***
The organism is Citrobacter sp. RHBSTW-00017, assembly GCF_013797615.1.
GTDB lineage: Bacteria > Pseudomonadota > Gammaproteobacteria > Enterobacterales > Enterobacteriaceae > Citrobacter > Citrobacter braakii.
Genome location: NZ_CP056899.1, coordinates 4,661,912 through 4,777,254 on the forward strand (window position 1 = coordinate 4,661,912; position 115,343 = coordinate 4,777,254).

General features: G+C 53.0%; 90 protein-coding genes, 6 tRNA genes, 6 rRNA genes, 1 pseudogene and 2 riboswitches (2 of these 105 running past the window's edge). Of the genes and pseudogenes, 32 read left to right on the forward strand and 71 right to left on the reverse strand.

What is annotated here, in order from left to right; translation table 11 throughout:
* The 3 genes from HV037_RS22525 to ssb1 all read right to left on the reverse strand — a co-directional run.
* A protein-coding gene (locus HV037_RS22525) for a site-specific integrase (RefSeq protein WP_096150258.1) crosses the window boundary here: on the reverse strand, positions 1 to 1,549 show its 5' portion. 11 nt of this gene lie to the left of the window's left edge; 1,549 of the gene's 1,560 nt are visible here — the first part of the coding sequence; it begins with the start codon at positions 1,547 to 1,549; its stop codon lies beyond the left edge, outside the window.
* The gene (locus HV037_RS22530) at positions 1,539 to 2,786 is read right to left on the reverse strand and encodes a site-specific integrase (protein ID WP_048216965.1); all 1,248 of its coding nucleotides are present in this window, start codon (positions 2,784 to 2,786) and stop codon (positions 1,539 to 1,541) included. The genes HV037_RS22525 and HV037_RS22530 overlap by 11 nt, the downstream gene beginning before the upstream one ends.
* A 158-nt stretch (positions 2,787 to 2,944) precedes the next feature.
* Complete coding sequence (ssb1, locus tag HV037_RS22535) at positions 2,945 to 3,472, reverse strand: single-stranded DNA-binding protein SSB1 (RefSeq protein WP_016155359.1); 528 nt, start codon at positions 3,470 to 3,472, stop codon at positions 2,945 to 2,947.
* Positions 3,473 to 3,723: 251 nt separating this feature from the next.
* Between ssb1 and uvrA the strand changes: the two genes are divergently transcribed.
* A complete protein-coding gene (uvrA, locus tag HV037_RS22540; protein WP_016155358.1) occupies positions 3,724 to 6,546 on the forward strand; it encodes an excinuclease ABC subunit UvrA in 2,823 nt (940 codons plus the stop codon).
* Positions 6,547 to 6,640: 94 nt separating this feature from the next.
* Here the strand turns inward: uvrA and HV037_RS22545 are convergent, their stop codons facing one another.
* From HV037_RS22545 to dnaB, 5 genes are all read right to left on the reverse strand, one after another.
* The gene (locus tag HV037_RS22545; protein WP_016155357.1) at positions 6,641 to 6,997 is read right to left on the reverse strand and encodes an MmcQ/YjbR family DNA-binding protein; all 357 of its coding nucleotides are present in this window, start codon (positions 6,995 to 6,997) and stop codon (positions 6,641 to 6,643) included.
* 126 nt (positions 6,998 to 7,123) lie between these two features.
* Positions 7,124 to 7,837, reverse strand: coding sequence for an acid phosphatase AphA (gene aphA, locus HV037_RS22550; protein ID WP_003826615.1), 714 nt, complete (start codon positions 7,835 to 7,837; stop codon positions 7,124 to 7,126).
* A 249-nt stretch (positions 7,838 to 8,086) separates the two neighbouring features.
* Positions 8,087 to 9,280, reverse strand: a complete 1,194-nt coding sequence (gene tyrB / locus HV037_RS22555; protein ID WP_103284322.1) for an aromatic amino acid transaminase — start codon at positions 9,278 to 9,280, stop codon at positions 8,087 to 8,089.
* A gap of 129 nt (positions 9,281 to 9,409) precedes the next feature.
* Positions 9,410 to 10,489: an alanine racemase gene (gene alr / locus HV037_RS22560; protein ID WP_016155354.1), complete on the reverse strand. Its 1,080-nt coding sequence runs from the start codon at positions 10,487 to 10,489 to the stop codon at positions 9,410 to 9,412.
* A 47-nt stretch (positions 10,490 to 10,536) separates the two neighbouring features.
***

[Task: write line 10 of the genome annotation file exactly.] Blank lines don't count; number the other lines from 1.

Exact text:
* Complete coding sequence (ssb1, locus tag HV037_RS22535) at positions 2,945 to 3,472, reverse strand: single-stranded DNA-binding protein SSB1 (RefSeq protein WP_016155359.1); 528 nt, start codon at positions 3,470 to 3,472, stop codon at positions 2,945 to 2,947.